Both here in the US and around the world, obesity rates continue to climb. Today, for the first time, more people are classified as obese than underweight, finds a major new study published in The Lancet.
The findings have severe implications for cancer rates. Aside from not smoking, staying a healthy weight is the single largest risk factor related to cancer risk. AICR research links excess body fat to ten cancers, including colorectal, postmenopausal breast and esophageal.
Here in the US, if everyone were a healthy weight, AICR estimates that approximately 128,000 cases of cancer could be prevented each year.
Colorectal cancer is one of the most preventable cancers, yet it remains the third most common cancer among US men and women.
The good news is that rates have declined 30 percent among people 50 years of age and older, however incidence and mortality among individuals under 50 are on the rise and expected to climb. Among 20-34 year olds, rates of colorectal cancer have increased 51% since 1994 and in the period from 2010-2030, colorectal cancer in this age group is expected to increase by 90 percent.
At the Early Age Colorectal Cancer Onset Summit last week, I was one of the speakers talking about the concerning increase in this cancer among adults in their 20s through 40s.
Among 20-34 year olds, rates of colorectal cancer have increased 51% since 1994 – and in the period from 2010-2030, colorectal cancer in this age group is expected to increase by 90%.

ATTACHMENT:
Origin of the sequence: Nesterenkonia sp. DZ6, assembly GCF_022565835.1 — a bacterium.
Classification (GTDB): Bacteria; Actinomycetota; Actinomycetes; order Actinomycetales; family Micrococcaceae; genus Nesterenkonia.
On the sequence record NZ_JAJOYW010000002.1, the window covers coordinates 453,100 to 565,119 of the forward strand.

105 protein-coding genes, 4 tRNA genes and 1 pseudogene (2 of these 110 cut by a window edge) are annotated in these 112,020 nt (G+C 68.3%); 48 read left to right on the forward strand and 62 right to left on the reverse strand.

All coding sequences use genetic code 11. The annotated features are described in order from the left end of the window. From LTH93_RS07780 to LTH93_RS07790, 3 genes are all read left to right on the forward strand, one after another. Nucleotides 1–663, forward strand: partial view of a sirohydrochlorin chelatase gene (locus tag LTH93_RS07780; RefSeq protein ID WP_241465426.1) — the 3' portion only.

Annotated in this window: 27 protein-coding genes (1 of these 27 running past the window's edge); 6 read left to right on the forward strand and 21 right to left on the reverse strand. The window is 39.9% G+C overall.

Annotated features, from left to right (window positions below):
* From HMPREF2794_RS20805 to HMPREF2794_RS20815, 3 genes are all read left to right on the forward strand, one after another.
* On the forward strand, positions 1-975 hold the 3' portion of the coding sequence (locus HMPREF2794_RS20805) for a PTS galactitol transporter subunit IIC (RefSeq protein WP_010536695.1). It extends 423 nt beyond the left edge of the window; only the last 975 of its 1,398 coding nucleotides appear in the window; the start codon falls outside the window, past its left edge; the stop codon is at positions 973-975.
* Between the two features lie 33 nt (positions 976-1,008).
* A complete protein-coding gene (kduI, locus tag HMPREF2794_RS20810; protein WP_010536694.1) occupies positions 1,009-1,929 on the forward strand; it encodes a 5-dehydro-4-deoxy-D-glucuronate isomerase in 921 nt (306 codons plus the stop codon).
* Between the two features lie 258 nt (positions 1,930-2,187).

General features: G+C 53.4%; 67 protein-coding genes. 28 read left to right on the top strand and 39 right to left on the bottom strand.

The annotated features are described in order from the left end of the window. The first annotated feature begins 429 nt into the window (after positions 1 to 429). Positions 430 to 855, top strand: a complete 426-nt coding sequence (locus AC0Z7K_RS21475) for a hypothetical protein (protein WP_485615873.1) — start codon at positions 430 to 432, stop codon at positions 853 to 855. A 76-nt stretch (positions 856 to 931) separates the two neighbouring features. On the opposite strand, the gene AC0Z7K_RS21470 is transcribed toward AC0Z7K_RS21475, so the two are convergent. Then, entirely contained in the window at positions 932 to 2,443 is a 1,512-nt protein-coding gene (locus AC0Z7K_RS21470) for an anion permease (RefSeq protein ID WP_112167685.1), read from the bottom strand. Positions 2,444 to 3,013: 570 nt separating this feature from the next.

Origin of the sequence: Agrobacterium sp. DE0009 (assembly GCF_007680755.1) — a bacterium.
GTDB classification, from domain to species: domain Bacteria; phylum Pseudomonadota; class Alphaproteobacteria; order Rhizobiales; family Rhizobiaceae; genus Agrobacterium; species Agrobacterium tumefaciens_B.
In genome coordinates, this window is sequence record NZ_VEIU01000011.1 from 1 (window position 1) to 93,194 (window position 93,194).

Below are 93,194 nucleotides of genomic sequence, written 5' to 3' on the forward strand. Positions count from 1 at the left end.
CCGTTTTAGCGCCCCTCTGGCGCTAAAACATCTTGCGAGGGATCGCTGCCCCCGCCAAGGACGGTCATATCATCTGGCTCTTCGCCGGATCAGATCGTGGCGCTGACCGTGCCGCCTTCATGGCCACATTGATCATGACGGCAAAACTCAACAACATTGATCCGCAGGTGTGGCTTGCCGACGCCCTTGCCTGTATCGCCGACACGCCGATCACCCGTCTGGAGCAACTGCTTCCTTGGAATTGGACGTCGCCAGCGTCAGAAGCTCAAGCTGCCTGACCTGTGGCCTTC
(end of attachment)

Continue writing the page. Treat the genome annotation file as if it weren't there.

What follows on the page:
Alarmingly, cancers in the under 50 population are diagnosed at later stages (most often due to delays in diagnosis) and appear to be more aggressive tumor types, both of which have implications for prognosis and survival.
What’s unknown is the cause of young onset colorectal cancer.
Melanoma is one of the most common cancers in the US and is the leading cause of skin cancer death. The National Cancer Institute estimates there will be 74,000 new cases in 2015. Currently, the only established lifestyle risk factor for this disease is exposure to ultraviolet radiation (UVR), primarily from sun and tanning beds.
Now, a new analysis from the NIH-AARP Diet and Health Study links coffee drinking with lower risk for the most aggressive form of melanoma. The study used data from 1/2 million non-Hispanic whites who were cancer-free and aged 50-71 when the study began in 1995.
The researchers looked at participants’ daily coffee intake – none; one cup or less; 2-3 cups or 4 or more cups. They found that those drinking 4 or more cups of coffee a day had a 20% lower risk for the aggressive type of melanoma – called malignant melanoma – compared to non-coffee drinkers. Then, they looked at whether participants drank decaf or caffeinated coffee. They did not find a significant difference in malignant melanoma risk for decaf drinkers compared to non-drinkers, but for those who drank regular coffee, there was a 25% lower risk compared to non-coffee consumers. Continue reading